Time Enough for Slow Reading

Reports like this make me fidget. An appeal to the slow toward “meaning and pleasure” strikes me as less a call for “slow reading” as an idyllic, life-of-the-mind practice and more as a call for “slow[er] reading [than you do when you must hurry].” While I understand the urge to foster thicker, more patient relationships between readers and whatever they read, the “slow reading revolution” seems to me to frame of texts by default according to a filter-first logic, an already-filtered logic. The aim is not revolution, really, but involution by temporal variation, by changing speeds. According to Clay Shirky’s discussion of filtering and publishing in Here Comes Everybody and elsewhere, filter-then-publish aligns with broadcast and with editorial gate-keeping, screening that happens before publication. When user-generated content comes along, on the other hand, these events are reversed.  Publishing happens first, filtering after. For readers, then, the trouble with the web is that both varieties of content slosh around together (an indistinguishable stew): streams are not already separated into cooked content (i.e., filter-then-publish) or raw content (i.e., publish-then-filter). Filtering is crucial in a digital age not only because we need it to survive experientially this growing delta of user-generated content but because the already-filtered is drifting in its midst. These conditions require of online readers a heightened “filtering imperative” all the way up.  And yet my first, admittedly glancing, impression is that “slow reading” assumes filtering to be unproblematic or already settled–a given. Filtering is not exactly reading, right?, but filtering is pre-reading–a flitting relationship that, I would argue, cannot be as slow-probative-sluggish as slow reading advocates would like. Steven Johnson, in his introduction to The Best Technology Writing of 2009, differentiates the slow-fast as “skim and plunge,” allowing for nimble readers who can change speeds as skillfully as Kobe Bryant setting up a blow-by step. Slow reading advocates would appear more concerned more with plunge than with skim. Beyond “slow reading,” I am interested in filtering and in making these skim/plunge changes of speed explicit with students.

I don’t want to mischaracterize the slow reading movement. Nor do I want to seem disparaging or unfair in writing through, as I have done briefly here, a few of my impressions: viz., I have a book on my night stand that I have been reading at a pace of two pages a week for almost three years. Snails, that’s slow. Sometimes I skip a week. Or two. Even slower then. I wish I could quit the book, but there is no hurry. Such a dragged out reading as with this book is like watching a nature program in which a tortoise flips sand over its freshly laid eggs. Flip. Flip. Flip. Or the episode with a sloth reaching for that one succulent cecropia leaf still a meter beyond its lethargic reach. It just seems to me it’s possible to teach a “closer connection” or some deeper involvement with texts via read-alouds and memorization than by invoking a superficial opposition to the assumed-to-be-frenetic character of “reading” online.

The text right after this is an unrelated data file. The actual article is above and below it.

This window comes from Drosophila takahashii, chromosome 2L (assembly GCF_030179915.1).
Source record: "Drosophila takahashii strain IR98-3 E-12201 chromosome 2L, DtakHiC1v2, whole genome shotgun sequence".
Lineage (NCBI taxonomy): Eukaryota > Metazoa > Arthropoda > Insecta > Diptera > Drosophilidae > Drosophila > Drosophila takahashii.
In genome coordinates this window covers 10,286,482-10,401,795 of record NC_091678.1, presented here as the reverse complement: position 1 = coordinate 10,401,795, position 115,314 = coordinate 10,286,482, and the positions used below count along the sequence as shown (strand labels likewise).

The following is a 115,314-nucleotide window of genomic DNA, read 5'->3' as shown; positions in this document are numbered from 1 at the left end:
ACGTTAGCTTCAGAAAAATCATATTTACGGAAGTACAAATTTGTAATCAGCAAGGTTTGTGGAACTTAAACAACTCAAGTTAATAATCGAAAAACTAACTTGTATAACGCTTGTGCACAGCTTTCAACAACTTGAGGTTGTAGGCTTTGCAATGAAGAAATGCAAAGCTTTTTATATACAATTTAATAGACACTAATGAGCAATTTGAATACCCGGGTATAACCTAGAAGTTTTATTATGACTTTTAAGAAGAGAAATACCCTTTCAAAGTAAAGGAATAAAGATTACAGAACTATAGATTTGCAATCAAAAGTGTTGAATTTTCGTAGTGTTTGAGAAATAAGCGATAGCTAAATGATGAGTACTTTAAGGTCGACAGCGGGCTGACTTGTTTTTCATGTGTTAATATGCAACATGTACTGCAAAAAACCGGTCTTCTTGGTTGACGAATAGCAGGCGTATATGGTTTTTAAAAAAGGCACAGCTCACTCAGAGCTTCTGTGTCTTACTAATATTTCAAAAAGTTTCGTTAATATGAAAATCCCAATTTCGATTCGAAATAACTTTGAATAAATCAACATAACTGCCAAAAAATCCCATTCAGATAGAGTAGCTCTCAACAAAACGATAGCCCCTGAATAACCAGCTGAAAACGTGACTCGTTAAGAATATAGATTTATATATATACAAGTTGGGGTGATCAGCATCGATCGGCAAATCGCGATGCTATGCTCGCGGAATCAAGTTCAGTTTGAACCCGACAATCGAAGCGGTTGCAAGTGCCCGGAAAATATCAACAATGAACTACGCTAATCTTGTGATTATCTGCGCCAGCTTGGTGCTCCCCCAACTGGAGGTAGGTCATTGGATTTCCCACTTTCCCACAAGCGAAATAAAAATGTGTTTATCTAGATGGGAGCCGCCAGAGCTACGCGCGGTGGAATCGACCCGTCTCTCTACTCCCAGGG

MT 4.2

I just bussed in all of the upgrade files for Movable Type 4.2, so I had to
hustle together an entry to see whether it lives up to the
hoopla,
especially the faster page-creation times, which had become downright arthritic
with the latest releases (e.g., 4.x).

So far, I can offer the following (exclamation-style, so as to keep
with the mood of 4.2’s release):

  • the upgrade was a cinch. That’s good!
  • my search form is broken. That’s bad!
  • the basic templates held up. That’s good!
  • I will have to install a dummy blog and ransack its templates to
    troubleshoot the search error, and I have no time for that. That’s
    bad!
  • a full site rebuild took less then seven minutes. Good!
  • posting this entry took something like four seconds. Faster than before!

I still haven’t read any of the release materials closely enough to figure
out the difference between MT 4.2 and MT Pro. For now, my justification is
not only a case of the late-summer lazies, but also a principled objection to
the "Pro" designation, which, for my purposes, would be better if it were "Am"
or, on the best of days, "Pro-Am."